Recently there has been even more talk about the tuition crisis, spurred by Rabbi Jeremy Wieder’s shiur on communal responsibility, Mark Trencher’s survey on finances in the frum community, and Rabbi David Bashevkin’s month of finance podcasts. There was a conversation on social media recently that referenced 200kChump, the infamous blog that chronicles the plight of “chumps” who make $200,000, the top 1% of earners in the country, but are unable to pay for yeshiva tuition. I decided to look back online to find the old blog, and I see it was shut down exactly a decade ago this month. While we could crunch the numbers to figure out the dollar amount to title a new blog, I’d instead like to look back and see what has changed in the last decade and what we can change in the future.
While Bergen County still has incredible day schools and high schools, not much has changed in attacking the tuition crisis, as costs and tuition have risen well in excess of inflation. Yeshivat He’atid has thrived, but for many reasons is not the solution. While government grants have helped with specific needs, it will never be the solution to our problem. And the rising costs of homes along with the pressure to purchase them will only hamper young parents’ abilities to pay tuition going forward.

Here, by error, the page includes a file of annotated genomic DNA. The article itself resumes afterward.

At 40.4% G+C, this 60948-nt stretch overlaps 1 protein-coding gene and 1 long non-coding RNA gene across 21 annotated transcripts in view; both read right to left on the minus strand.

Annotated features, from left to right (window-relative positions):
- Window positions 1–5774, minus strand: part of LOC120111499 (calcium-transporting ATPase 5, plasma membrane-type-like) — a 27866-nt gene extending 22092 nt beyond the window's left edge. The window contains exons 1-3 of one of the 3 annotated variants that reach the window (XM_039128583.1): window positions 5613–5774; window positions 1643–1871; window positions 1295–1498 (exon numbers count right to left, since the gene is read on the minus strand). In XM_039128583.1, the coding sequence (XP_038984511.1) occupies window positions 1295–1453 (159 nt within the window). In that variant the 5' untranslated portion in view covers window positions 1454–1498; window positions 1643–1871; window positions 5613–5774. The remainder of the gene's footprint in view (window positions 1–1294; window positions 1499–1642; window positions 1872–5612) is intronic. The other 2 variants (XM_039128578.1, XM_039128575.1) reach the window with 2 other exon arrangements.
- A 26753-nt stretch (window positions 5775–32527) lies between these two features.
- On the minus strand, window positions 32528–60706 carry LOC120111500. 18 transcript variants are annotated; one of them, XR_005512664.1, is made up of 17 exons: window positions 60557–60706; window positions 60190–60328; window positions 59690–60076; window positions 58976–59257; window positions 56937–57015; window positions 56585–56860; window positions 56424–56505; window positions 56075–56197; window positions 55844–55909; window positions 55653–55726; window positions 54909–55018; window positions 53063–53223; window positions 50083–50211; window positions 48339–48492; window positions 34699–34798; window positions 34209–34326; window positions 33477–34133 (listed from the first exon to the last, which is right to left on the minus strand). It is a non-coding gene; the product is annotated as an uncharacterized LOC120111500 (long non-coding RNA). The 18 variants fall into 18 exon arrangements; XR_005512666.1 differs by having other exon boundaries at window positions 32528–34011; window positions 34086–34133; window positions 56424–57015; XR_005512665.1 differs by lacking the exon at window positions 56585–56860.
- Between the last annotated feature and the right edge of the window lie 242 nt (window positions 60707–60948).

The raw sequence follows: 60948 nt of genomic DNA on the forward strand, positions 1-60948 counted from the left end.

What certainly hasn’t changed is that this is still on people’s minds, at Shabbat tables and in the pages of this fine periodical. We have heard from rebbeim, community advocates, scholarship families, and our annual Gershon Distenfeld life lesson … but no change. Like many issues in our community, it feels like all hat and no cattle.
COVID has changed every aspect of our lives—our schools, shuls, communities, jobs and health. The business world, as evidenced by the soaring stock market, has for the most part improved for a number of reasons. Most noticeable is the ability to get the job done with less/flexible/remote/cheaper staff, which it seems is the biggest issue at day schools. (More than 80% of expenses are for payroll.)
On this 10th anniversary of the closing of the blog, I’d be curious to hear how the business of yeshiva day schools has been changed by COVID and how schools are working to fix this seemingly endless problem. I don’t want to have to write another letter in 2032 as @400kChump!
(The writer isn’t the original @200kChump, nor does he know that blogger’s identity.)